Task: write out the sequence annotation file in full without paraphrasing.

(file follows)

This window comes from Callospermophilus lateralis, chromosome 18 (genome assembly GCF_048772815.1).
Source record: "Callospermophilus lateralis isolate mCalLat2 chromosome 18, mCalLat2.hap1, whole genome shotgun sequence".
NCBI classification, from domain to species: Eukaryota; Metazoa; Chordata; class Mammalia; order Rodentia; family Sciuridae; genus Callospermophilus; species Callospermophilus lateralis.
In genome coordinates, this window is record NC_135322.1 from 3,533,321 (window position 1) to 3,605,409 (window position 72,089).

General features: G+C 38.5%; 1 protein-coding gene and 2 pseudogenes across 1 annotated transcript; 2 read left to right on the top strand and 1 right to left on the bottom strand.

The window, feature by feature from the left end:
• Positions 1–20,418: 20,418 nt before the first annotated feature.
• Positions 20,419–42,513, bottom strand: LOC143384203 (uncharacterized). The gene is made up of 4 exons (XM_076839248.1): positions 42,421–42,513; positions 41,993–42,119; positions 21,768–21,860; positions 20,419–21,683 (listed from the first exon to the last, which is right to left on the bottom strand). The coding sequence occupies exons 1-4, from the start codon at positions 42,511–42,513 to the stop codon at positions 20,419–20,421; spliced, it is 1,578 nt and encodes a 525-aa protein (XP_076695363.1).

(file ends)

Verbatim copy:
This window comes from Callospermophilus lateralis, chromosome 18 (genome assembly GCF_048772815.1).
Source record: "Callospermophilus lateralis isolate mCalLat2 chromosome 18, mCalLat2.hap1, whole genome shotgun sequence".
NCBI classification, from domain to species: Eukaryota; Metazoa; Chordata; class Mammalia; order Rodentia; family Sciuridae; genus Callospermophilus; species Callospermophilus lateralis.
In genome coordinates, this window is record NC_135322.1 from 3,533,321 (window position 1) to 3,605,409 (window position 72,089).

General features: G+C 38.5%; 1 protein-coding gene and 2 pseudogenes across 1 annotated transcript; 2 read left to right on the top strand and 1 right to left on the bottom strand.

The window, feature by feature from the left end:
• Positions 1–20,418: 20,418 nt before the first annotated feature.
• Positions 20,419–42,513, bottom strand: LOC143384203 (uncharacterized). The gene is made up of 4 exons (XM_076839248.1): positions 42,421–42,513; positions 41,993–42,119; positions 21,768–21,860; positions 20,419–21,683 (listed from the first exon to the last, which is right to left on the bottom strand). The coding sequence occupies exons 1-4, from the start codon at positions 42,511–42,513 to the stop codon at positions 20,419–20,421; spliced, it is 1,578 nt and encodes a 525-aa protein (XP_076695363.1).